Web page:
Image: Melanie Gonick/MIT
Ingestible origami robot
In experiments involving a simulation of the human esophagus and stomach, a research group including members of MIT’s Department of Electrical Engineering and Computer Science have demonstrated a tiny origami robot that can unfold itself from a swallowed capsule and, steered by external magnetic fields, crawl across the stomach wall to remove swallowed items or patch a wound (includes video).
Learn more at http://news.mit.edu/2016/ingestible-origami-robot-0512
Lung cancer smartphone ‘breathalyzer’ wins Entrepreneurship Competition
A team of MIT and Harvard University students have invented a smartphone-connected sensor that detects lung cancer from a single breath, taking home a $100K grand prize. Astraeus Technologies won the event with their postage-stamp-sized device called the L CARD that detects gases indicative of lung cancer. When someone blows onto the device, a connected mobile app turns a smartphone screen red if those gases are present, and green if they aren’t.
Science & Tech
Speedy terahertz-based system could detect explosives; Cuts detection time from minutes to microseconds.
Terahertz spectroscopy, which uses the band of electromagnetic radiation between microwaves and infrared light, is a promising security technology because it can extract the spectroscopic “fingerprints” of a wide range of materials, including chemicals used in explosives. But traditional terahertz spectroscopy requires a radiation source that’s heavy and impractical. Researchers from MIT’s Research Laboratory of Electronics and their colleagues propose a new terahertz spectroscopy system that uses a quantum cascade laser, a source of terahertz radiation that’s the size of a computer chip. The system can extract a material’s spectroscopic signature in just 100 microseconds.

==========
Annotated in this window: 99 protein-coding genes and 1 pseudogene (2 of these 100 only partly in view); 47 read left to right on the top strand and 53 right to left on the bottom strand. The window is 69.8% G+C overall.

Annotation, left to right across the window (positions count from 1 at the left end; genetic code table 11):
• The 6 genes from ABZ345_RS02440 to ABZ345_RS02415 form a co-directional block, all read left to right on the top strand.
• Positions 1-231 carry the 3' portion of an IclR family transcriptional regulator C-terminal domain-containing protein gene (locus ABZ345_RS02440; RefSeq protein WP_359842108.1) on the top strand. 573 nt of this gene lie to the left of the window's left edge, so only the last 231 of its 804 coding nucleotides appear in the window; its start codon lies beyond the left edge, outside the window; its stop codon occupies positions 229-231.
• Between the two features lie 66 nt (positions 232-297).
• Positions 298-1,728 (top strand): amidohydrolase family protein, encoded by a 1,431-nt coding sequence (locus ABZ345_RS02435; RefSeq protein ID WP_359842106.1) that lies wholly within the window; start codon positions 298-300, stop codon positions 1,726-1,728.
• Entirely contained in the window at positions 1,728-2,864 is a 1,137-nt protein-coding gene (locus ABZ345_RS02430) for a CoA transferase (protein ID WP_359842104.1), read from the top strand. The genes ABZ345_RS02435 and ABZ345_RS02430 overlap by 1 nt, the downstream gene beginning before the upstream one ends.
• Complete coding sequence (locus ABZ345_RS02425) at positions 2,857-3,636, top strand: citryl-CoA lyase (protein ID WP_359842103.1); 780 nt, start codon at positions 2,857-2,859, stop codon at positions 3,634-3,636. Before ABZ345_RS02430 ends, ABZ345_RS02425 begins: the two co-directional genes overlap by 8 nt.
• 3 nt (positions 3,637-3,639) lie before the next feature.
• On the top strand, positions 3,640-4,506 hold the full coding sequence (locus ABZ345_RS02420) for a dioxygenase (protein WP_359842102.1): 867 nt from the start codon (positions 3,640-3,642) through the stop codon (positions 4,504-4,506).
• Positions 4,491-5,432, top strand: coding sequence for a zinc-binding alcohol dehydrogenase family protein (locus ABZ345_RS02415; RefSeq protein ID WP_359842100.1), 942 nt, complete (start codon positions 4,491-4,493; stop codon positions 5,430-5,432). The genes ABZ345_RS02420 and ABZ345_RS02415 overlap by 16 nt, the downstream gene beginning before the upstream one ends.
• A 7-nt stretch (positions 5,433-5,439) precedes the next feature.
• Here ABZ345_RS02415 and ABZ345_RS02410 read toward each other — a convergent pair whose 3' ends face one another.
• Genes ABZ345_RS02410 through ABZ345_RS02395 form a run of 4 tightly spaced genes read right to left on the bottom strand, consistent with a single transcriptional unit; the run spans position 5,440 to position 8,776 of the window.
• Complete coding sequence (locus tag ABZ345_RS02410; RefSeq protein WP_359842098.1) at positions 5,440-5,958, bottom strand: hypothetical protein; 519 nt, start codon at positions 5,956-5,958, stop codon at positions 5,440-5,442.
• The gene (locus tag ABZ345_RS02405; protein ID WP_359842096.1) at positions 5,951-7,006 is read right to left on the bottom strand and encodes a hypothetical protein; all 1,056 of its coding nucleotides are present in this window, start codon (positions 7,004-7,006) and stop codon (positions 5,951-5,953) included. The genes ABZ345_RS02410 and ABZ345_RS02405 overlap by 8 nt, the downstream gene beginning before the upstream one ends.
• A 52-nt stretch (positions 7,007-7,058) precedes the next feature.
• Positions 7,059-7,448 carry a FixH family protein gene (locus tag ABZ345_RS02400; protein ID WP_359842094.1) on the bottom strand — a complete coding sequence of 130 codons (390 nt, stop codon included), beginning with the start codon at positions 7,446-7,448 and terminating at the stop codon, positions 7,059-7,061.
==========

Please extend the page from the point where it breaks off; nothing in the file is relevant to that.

Researchers find unexpected magnetic effect
A new magnetic effect has taken researchers by surprise, and could open up a new pathway to advanced electronic devices and even robust quantum computer architecture. It’s based on a family of materials called topological insulators (TIs) that has drawn much interest in recent years. The novel electronic properties of TIs may ultimately lead to new generations of electronic, spintronic, or quantum computing devices. But harnessing the materials’ promise still faces numerous obstacles, one of which is to find a way of combining a TI with a material that has controllable magnetic properties. Now, researchers at MIT and elsewhere say they have found a way to overcome that hurdle.
Light can ‘heal’ defects in some solar cells
A family of compounds known as perovskites, which can be made into thin films with many promising electronic and optical properties, has been a hot research topic in recent years. But although these materials could potentially be highly useful in applications such as solar cells, some limitations still hamper their efficiency and consistency. Now, a team of researchers at MIT and elsewhere say they have made significant inroads toward understanding a process for improving perovskites’ performance, by modifying the material using intense light.